Bacteri
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  • 1. This article was downloaded by: [SENESCYT ]On: 12 December 2012, At: 15:26Publisher: Taylor & FrancisInforma Ltd Registered in England and Wales Registered Number: 1072954 Registeredoffice: Mortimer House, 37-41 Mortimer Street, London W1T 3JH, UK Natural Product Research: Formerly Natural Product Letters Publication details, including instructions for authors and subscription information: http://www.tandfonline.com/loi/gnpl20 Anti-Staphylococcus aureus action of three Caatinga fruits evaluated by electron microscopy a b Luís Cláudio Nascimento da Silva , Jana Messias Sandes , c d Maurício Magalhães de Paiva , Janete Magali de Araújo , Regina b e Célia Bressan Queiroz de Figueiredo , Márcia Vanusa da Silva & a Maria Tereza dos Santos Correia a Laboratório de Glicoproteínas, Departamento de Bioquímica, Universidade Federal de Pernambuco, Pernambuco, Brazil b Laboratório de Biologia Celular, Departamento de Microbiologia, Centro de Pesquisas Aggeu Magalhães, Fundação Oswaldo Cruz – Pernambuco, Brazil c Laboratório de Microscopia Eletrônica e Microanálise, Centro de Tecnologias Estratégicas do Nordeste, Pernambuco, Brazil d Laboratório de Genética de Microrganismos, Departamento de Antibióticos, Universidade Federal de Pernambuco, Pernambuco, Brazil e Laboratório de Produtos Naturais, Departamento de Bioquímica, Universidade Federal de Pernambuco, Pernambuco, Brazil Version of record first published: 14 Sep 2012.To cite this article: Luís Cláudio Nascimento da Silva, Jana Messias Sandes, Maurício Magalhãesde Paiva, Janete Magali de Araújo, Regina Célia Bressan Queiroz de Figueiredo, Márcia Vanusa daSilva & Maria Tereza dos Santos Correia (2012): Anti-Staphylococcus aureus action of three Caatingafruits evaluated by electron microscopy, Natural Product Research: Formerly Natural ProductLetters, DOI:10.1080/14786419.2012.722090To link to this article: http://dx.doi.org/10.1080/14786419.2012.722090PLEASE SCROLL DOWN FOR ARTICLE
  • 2. Full terms and conditions of use: http://www.tandfonline.com/page/terms-and- conditions This article may be used for research, teaching, and private study purposes. Any substantial or systematic reproduction, redistribution, reselling, loan, sub-licensing, systematic supply, or distribution in any form to anyone is expressly forbidden. The publisher does not give any warranty express or implied or make any representation that the contents will be complete or accurate or up to date. The accuracy of any instructions, formulae, and drug doses should be independently verified with primary sources. The publisher shall not be liable for any loss, actions, claims, proceedings, demand, or costs or damages whatsoever or howsoever caused arising directly or indirectly in connection with or arising out of the use of this material.Downloaded by [SENESCYT ] at 15:26 12 December 2012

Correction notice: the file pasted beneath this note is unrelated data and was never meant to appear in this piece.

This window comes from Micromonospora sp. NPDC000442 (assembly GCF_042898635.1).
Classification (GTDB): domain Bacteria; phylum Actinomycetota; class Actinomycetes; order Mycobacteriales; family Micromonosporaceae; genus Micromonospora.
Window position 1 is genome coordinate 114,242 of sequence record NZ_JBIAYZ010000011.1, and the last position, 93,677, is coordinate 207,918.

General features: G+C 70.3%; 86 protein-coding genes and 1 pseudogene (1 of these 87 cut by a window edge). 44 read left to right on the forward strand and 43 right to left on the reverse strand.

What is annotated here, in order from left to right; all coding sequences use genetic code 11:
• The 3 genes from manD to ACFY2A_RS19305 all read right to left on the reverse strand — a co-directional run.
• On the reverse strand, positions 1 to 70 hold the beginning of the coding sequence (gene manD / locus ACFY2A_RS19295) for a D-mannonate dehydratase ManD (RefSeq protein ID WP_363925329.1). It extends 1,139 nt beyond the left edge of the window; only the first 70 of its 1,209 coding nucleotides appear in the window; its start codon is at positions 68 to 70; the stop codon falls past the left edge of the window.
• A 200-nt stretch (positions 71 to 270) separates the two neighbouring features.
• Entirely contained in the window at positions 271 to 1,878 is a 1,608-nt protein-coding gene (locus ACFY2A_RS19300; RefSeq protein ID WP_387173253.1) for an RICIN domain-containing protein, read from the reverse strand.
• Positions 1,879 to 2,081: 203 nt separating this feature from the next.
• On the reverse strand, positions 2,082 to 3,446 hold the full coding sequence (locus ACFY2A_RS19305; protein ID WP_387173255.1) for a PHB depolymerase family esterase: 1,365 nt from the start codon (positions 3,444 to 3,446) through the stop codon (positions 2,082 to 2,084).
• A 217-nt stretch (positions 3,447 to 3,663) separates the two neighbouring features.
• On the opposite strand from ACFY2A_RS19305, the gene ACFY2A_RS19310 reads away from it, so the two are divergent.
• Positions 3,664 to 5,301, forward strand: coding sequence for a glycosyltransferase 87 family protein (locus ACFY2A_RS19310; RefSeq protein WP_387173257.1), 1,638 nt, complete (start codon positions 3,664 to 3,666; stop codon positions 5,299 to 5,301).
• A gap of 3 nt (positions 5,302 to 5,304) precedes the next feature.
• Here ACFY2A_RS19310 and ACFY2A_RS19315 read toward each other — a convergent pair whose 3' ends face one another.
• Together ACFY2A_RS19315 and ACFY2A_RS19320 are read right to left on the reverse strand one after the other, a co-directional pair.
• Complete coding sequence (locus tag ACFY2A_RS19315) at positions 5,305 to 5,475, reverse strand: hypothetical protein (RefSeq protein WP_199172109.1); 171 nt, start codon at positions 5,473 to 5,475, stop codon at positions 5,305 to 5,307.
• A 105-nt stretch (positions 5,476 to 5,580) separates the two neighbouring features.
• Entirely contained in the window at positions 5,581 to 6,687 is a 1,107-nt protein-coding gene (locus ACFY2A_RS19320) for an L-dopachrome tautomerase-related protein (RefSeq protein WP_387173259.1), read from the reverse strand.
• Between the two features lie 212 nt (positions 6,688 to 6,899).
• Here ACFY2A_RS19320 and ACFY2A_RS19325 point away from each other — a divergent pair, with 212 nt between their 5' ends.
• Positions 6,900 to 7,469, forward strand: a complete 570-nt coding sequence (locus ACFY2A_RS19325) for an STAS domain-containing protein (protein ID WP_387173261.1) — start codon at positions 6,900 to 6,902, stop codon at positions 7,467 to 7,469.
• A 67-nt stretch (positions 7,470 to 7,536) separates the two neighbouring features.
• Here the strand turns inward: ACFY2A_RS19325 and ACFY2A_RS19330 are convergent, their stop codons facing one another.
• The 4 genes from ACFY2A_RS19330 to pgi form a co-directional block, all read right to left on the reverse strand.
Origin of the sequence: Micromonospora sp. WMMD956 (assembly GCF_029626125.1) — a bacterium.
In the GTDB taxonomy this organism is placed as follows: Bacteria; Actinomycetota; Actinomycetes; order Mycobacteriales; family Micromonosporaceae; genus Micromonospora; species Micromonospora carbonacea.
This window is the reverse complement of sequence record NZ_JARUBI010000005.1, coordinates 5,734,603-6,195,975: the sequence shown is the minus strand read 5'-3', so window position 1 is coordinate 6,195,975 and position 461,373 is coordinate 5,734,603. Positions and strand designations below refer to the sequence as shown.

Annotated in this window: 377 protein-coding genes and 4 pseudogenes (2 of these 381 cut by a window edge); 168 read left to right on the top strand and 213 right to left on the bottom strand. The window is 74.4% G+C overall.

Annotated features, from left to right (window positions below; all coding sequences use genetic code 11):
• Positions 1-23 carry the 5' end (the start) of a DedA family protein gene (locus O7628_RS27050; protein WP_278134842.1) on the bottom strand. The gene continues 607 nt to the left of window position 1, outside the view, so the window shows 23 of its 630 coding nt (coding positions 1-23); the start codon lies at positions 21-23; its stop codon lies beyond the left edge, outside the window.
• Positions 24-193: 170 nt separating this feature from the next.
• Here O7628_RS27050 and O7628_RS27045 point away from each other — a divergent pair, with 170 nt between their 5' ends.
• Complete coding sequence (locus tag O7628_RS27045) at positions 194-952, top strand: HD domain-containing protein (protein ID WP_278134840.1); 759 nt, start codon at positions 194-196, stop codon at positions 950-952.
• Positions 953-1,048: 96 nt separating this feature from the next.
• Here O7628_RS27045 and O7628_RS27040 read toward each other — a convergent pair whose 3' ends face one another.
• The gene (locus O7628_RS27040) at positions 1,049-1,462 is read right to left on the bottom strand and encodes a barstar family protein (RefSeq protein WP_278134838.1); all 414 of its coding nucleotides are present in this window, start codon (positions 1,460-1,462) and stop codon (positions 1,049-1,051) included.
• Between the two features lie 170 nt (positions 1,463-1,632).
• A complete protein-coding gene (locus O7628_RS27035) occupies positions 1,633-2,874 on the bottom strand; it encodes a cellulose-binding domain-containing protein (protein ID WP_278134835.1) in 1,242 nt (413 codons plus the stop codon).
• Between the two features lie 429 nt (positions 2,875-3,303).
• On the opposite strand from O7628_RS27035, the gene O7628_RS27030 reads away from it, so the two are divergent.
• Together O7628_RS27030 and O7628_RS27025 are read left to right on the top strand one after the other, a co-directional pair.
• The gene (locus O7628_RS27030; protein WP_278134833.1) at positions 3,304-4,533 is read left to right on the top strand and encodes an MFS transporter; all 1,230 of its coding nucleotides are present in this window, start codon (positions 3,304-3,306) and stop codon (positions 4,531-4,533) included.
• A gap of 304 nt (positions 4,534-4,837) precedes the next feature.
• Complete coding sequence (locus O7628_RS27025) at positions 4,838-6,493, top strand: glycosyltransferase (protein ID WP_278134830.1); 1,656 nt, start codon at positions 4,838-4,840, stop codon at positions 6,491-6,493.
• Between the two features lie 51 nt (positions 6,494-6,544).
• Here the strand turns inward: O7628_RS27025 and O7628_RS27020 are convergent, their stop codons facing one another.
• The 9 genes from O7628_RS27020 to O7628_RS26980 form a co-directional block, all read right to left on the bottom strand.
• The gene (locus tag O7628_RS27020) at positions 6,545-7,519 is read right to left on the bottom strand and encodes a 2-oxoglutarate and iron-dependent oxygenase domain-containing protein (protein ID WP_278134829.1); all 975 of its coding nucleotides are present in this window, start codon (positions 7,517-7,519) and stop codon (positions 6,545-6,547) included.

• 3. Natural Product Research 2012, 1–5, iFirst SHORT COMMUNICATION Anti-Staphylococcus aureus action of three Caatinga fruits evaluated by electron microscopy Luı´ s Claudio Nascimento da Silvaa, Jana Messias Sandesb, Maurı´ cio Magalhaes de ´ ˜ Paivac, Janete Magali de Araujod, Regina Celia Bressan Queiroz de Figueiredob, ´ ´ Marcia Vanusa da Silvae and Maria Tereza dos Santos Correiaa* ´ a Laborato´rio de Glicoproteı´nas, Departamento de Bioquı´mica, Universidade Federal de Pernambuco, Pernambuco, Brazil; bLaborato´rio de Biologia Celular, Departamento de Microbiologia, Centro de Pesquisas Aggeu Magalha˜es, Fundaca˜o Oswaldo Cruz – Pernambuco, ¸ Brazil; cLaborato´rio de Microscopia Eletroˆnica e Microana´lise, Centro de Tecnologias Estrate´gicasDownloaded by [SENESCYT ] at 15:26 12 December 2012 do Nordeste, Pernambuco, Brazil; dLaborato´rio de Gene´tica de Microrganismos, Departamento de Antibio´ticos, Universidade Federal de Pernambuco, Pernambuco, Brazil; eLaborato´rio de Produtos Naturais, Departamento de Bioquı´mica, Universidade Federal de Pernambuco, Pernambuco, Brazil (Received 26 March 2012; final version received 11 July 2012) This study evaluated the antibacterial activity of Anadenanthera colubrina, Libidibia ferrea and Pityrocarpa moniliformis fruit extracts against clinical strains of Staphylococcus aureus. The samples were active for all S. aureus strains (minimum inhibitory concentration: 0.38–3.13 mg mLÀ1), including the multi- resistant strain. The morphological changes suggested the cell wall as the main action target. The treated-cells also lose their ability to form aggregates. The analysis suggests cell wall impairment, which causes the loss of viability and death. This study showed for the first time the morphologic alterations involved in the anti-S. aureus action of fruits of A. colubrina, L. ferrea and P. moniliformis. These findings indicated that these fruit extracts are sources of bioactive compounds that can be used as antibacterial agents. Keywords: Anadenanthera colubrina; Libidibia ferrea; Pityrocarpa moniliformis; Staphylococcus aureus; bactericidal action mechanism; Caatinga biome 1. Introduction Staphylococcus aureus has been considered the most important human pathogen in the twenty-first century, due to its exceptional capacity to acquire resistance to antibiotics. This bacterium usually causes superficial skin infections and, occasionally, deep-seated infections that can spread through the blood stream and ultimately lead to sepsis. Staphylococcus aureus infections are also associated with intravascular devices and foreign bodies (Foster, 2005; Tang & Stratton, 2010). Taken together, these factors point to the urgent need for new antimicrobial agents against S. aureus. The Brazilian Caatinga is marked by an accentuated dryness (rainfall is usually less than 600 mm yearÀ1; Sampaio, Giuiietti, Virginio, & Gamarra-Rojas, 2002), its plants have developed unique chemical features that have made them an excellent source of bioactive antibacterial compounds. Indeed, many Caatinga plants are used in traditional medicine *Corresponding author. Email: mtscorreia@gmail.com ISSN 1478–6419 print/ISSN 1478–6427 online ß 2012 Taylor & Francis http://dx.doi.org/10.1080/14786419.2012.722090 http://www.tandfonline.com